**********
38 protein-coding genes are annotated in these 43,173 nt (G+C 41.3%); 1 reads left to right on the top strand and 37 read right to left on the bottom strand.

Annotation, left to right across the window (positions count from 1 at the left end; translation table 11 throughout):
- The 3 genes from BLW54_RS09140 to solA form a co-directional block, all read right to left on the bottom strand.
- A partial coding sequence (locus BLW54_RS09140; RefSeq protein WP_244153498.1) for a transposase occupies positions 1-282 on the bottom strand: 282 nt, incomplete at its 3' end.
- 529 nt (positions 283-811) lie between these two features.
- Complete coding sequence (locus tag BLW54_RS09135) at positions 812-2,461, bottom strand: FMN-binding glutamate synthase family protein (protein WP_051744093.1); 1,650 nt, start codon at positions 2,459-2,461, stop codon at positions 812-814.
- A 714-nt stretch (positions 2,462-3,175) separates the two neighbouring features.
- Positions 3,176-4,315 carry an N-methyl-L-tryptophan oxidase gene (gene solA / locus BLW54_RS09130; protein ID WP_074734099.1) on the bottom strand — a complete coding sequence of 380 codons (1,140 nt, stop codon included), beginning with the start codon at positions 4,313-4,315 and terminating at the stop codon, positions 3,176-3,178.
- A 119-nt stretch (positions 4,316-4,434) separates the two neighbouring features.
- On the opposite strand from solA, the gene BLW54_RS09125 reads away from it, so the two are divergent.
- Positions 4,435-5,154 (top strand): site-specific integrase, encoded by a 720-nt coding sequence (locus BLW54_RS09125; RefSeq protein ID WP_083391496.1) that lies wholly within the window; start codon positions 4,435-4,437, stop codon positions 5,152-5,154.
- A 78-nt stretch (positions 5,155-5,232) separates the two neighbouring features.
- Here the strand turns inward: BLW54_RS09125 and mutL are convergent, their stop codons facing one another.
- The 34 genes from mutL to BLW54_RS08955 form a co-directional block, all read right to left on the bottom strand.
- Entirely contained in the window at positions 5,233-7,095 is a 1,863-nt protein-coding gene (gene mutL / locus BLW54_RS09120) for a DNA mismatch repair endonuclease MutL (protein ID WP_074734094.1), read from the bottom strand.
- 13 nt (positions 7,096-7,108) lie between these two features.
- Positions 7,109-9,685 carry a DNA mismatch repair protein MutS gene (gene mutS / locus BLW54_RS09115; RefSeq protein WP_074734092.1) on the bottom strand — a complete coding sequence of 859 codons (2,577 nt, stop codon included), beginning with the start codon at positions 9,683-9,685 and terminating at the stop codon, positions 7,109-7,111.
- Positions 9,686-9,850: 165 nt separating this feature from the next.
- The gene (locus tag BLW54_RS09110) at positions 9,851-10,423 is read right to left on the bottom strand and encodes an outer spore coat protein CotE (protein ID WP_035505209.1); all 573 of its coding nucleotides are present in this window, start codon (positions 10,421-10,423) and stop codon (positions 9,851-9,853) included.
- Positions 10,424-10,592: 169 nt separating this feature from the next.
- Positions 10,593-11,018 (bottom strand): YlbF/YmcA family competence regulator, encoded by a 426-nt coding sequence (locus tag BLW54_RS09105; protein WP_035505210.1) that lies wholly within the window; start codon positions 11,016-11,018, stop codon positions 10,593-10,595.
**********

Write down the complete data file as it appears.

38 protein-coding genes are annotated in these 43,173 nt (G+C 41.3%); 1 reads left to right on the top strand and 37 read right to left on the bottom strand.

Annotation, left to right across the window (positions count from 1 at the left end; translation table 11 throughout):
- The 3 genes from BLW54_RS09140 to solA form a co-directional block, all read right to left on the bottom strand.
- A partial coding sequence (locus BLW54_RS09140; RefSeq protein WP_244153498.1) for a transposase occupies positions 1-282 on the bottom strand: 282 nt, incomplete at its 3' end.
- 529 nt (positions 283-811) lie between these two features.
- Complete coding sequence (locus tag BLW54_RS09135) at positions 812-2,461, bottom strand: FMN-binding glutamate synthase family protein (protein WP_051744093.1); 1,650 nt, start codon at positions 2,459-2,461, stop codon at positions 812-814.
- A 714-nt stretch (positions 2,462-3,175) separates the two neighbouring features.
- Positions 3,176-4,315 carry an N-methyl-L-tryptophan oxidase gene (gene solA / locus BLW54_RS09130; protein ID WP_074734099.1) on the bottom strand — a complete coding sequence of 380 codons (1,140 nt, stop codon included), beginning with the start codon at positions 4,313-4,315 and terminating at the stop codon, positions 3,176-3,178.
- A 119-nt stretch (positions 4,316-4,434) separates the two neighbouring features.
- On the opposite strand from solA, the gene BLW54_RS09125 reads away from it, so the two are divergent.
- Positions 4,435-5,154 (top strand): site-specific integrase, encoded by a 720-nt coding sequence (locus BLW54_RS09125; RefSeq protein ID WP_083391496.1) that lies wholly within the window; start codon positions 4,435-4,437, stop codon positions 5,152-5,154.
- A 78-nt stretch (positions 5,155-5,232) separates the two neighbouring features.
- Here the strand turns inward: BLW54_RS09125 and mutL are convergent, their stop codons facing one another.
- The 34 genes from mutL to BLW54_RS08955 form a co-directional block, all read right to left on the bottom strand.
- Entirely contained in the window at positions 5,233-7,095 is a 1,863-nt protein-coding gene (gene mutL / locus BLW54_RS09120) for a DNA mismatch repair endonuclease MutL (protein ID WP_074734094.1), read from the bottom strand.
- 13 nt (positions 7,096-7,108) lie between these two features.
- Positions 7,109-9,685 carry a DNA mismatch repair protein MutS gene (gene mutS / locus BLW54_RS09115; RefSeq protein WP_074734092.1) on the bottom strand — a complete coding sequence of 859 codons (2,577 nt, stop codon included), beginning with the start codon at positions 9,683-9,685 and terminating at the stop codon, positions 7,109-7,111.
- Positions 9,686-9,850: 165 nt separating this feature from the next.
- The gene (locus tag BLW54_RS09110) at positions 9,851-10,423 is read right to left on the bottom strand and encodes an outer spore coat protein CotE (protein ID WP_035505209.1); all 573 of its coding nucleotides are present in this window, start codon (positions 10,421-10,423) and stop codon (positions 9,851-9,853) included.
- Positions 10,424-10,592: 169 nt separating this feature from the next.
- Positions 10,593-11,018 (bottom strand): YlbF/YmcA family competence regulator, encoded by a 426-nt coding sequence (locus tag BLW54_RS09105; protein WP_035505210.1) that lies wholly within the window; start codon positions 11,016-11,018, stop codon positions 10,593-10,595.